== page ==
Our Greenways Program
CTF's Greenways Program addresses the need to enhance and protect greenways and wildlife corridors for wildlife habitat protection, biological diversity, water quality, and light recreational use. Our approach to protecting land is based on the recommendations of the Greenways Commission, which produced a report identifying potential corridors as part of the Florida Statewide Greenways Planning Project.
What we do.
We work to protect land through less-than-fee (conservation easements) and full fee acquisition. We also provide technical assistance and public outreach materials to agencies and organizations within the Greenways.
We work with partners including the Florida Fish and Wildlife Conservation Commission, Department of Defense, The Nature Conservancy, University of Florida, Florida Forever, Alachua County Forever, The Conservation Fund, and FDEP/OGT.
You can be a part of this critical work!
The opportunties to maintain the open spaces that make the corridors possible may not exist in the future as agricultural lands make way for development and public lands are considered for surplus. Give now to help preserve Florida for tomorrow, or contact us to hear about other ways that we can help conserve the character of the Florida landscape.
About Florida's Greenways
Existing conservation lands are shown in the map to the right, with the highest priority land acquisitions highlighted in red and succeeding levels of priority acquisition lands in pale green.
Some of these lands are nominated for state acquisition under Florida Forever legislation. The Florida Ecological Greenways Network, which is overseen by the Florida Department of Environmental Protection, provides the scientific foundation for the Florida Wildlife Corridor.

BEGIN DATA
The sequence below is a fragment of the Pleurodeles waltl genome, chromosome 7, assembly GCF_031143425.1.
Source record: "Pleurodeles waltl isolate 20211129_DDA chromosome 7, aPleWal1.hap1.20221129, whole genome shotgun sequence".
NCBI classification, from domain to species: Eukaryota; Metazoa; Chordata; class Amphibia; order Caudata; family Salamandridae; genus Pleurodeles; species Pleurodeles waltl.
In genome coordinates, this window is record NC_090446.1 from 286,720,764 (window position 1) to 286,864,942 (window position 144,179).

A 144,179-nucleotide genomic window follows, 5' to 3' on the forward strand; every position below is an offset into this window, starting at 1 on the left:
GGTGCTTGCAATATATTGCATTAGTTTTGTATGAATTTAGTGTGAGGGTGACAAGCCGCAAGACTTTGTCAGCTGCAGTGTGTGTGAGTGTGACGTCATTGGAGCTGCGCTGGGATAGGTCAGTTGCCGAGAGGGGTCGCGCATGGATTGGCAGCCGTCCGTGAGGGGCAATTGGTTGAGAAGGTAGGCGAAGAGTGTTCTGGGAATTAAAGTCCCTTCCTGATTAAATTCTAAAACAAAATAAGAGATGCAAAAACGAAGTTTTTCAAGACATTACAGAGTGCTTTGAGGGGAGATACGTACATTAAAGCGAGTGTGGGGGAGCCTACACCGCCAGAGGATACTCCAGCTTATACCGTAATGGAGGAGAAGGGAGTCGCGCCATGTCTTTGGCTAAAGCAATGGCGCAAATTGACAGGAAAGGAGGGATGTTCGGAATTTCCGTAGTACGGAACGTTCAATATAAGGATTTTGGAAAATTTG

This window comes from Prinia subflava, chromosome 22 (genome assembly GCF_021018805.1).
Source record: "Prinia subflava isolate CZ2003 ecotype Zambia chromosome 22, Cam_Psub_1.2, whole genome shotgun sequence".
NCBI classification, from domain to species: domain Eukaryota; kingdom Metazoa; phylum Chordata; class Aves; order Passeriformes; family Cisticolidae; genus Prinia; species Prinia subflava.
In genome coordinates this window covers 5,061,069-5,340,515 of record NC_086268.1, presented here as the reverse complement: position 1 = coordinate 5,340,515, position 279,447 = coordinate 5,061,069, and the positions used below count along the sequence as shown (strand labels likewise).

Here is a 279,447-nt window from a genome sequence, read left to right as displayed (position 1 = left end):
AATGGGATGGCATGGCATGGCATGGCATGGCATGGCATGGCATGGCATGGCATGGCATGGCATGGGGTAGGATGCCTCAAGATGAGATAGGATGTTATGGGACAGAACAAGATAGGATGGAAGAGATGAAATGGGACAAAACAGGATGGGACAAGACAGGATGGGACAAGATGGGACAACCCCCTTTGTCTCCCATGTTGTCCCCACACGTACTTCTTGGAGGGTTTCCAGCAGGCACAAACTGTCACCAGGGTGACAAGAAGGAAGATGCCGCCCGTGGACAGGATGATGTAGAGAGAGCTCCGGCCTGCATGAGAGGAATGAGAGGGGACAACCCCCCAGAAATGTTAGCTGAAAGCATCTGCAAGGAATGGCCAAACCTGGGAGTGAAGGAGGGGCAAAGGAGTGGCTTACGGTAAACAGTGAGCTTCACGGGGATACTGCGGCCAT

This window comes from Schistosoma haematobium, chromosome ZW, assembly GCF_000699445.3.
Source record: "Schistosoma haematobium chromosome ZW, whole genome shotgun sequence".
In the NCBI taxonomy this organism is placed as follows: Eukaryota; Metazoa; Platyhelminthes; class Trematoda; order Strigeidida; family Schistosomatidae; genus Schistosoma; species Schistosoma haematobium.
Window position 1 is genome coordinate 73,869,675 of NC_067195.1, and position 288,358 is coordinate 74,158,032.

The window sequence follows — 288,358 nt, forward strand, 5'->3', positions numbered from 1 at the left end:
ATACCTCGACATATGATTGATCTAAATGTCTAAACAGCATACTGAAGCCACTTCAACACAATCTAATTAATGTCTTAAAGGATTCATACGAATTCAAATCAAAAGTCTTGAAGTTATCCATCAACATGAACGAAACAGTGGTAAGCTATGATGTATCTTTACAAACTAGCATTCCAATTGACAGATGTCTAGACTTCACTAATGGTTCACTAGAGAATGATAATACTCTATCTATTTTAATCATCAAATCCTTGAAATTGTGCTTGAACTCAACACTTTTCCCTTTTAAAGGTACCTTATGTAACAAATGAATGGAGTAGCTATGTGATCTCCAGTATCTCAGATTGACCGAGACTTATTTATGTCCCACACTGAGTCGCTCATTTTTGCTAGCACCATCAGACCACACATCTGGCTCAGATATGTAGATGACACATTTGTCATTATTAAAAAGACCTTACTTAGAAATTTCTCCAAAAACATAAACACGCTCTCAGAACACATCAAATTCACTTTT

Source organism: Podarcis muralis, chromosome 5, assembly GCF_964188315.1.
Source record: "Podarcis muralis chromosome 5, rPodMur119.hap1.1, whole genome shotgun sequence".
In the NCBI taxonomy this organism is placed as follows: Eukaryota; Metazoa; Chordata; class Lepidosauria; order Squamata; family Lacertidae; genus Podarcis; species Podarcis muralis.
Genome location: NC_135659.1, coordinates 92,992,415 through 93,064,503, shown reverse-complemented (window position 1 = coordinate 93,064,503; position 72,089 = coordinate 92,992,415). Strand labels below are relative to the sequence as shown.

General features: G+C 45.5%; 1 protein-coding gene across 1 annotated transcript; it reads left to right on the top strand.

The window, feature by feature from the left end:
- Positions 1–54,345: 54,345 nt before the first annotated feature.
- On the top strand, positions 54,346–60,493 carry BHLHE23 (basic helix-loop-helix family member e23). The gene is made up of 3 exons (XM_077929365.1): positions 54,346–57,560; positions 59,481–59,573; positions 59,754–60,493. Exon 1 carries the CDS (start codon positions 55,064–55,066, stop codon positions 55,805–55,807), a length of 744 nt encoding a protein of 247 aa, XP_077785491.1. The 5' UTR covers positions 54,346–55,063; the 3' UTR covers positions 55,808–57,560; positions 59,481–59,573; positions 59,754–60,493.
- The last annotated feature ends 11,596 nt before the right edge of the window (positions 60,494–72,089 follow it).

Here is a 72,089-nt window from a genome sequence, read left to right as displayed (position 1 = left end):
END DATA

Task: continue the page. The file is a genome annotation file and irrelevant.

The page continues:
The “O2O Corridor” would connect the Ocala and Osceola national forests, and it is shown in dark green in the map to the right. CTF advocates for land acquisition to make O2O a reality. The Florida National Scenic Trail is included in the O2O project and it will eventually connect with the Lake City to Lake Butler Trail. Horseback riding, fishing, hunting, hiking and bird-watching are some of the many recreational activities that could occur within the greenway. It would also serve as a wildlife corridor, potentially connecting fragmented black bear populations.
The “Florida Wildlife Corridor” encompasses a wide swath of privately and publicly owned land running the entire length of the state — from the Osceola National Forest at the Florida state line to the Everglades and Florida Bay. The vision of this project is to connect remaining natural lands, waters, working farms and ranches from the Everglades to Georgia, protecting a functional ecological corridor for the health of people, wildlife and watersheds. Artist Mike Reagan was commissioned to communicate the Florida Wildlife Corridor vision in this original watercolor map. Read more about the goals and extent of the Florida Wildlife Corridor.
In January 2012, the Florida Wildlife Corridor Expedition set off to cover 1000 miles in 100 days to acquaint the general public with Florida's open spaces, both public and private, and drum up support for preservation of our natural heritage and the wildlife that depend on our stewardship of their habitats.
Click here for the movie trailer for the Florida Wildlife Corridor Expedition movie. During its Gainesville screening April 30, it sold out both shows, as well as the encore showing arranged by the theater!
The movie chronicles the travels of four explorers who traveled over 1,000 miles in 100 days to raise awareness about the importance of protecting wildlife corridors across Florida's landscape. In partnership with the producers, we are now selling the DVD for home viewing, as well as a commemorative book on the Expedition featuring the images of Carlton Ward and essays by his co-explorers. Your purchase supports our work to preserve these corridors.
As the members of the Expedition work to raise awareness of the connections across Florida's landscape, The Conservation Trust of Florida works to ensure these lands are preserved in pertituity. The CTF works with private landowners to identify the best conservation solution for protecting critical parcels. It also can acquire critical parcels directly, and this is where your generous donation can make a difference.
Give now to help preserve Florida for tomorrow, or call us to hear about other ways that we can help conserve our open areas.
Learn how help farmers and landowners protect the character of their property and plan for its future.
View this inspiring and informative video by Former Florida Governor Buddy MacKay, who is also a member of CTF's Advisory Board. He talks about the importance of protecting wildlife corridors and protecting land for conservation. Video is by the University of Florida, IFAS as part of the Springs Protection Workshop in May 2012 (11 minutes).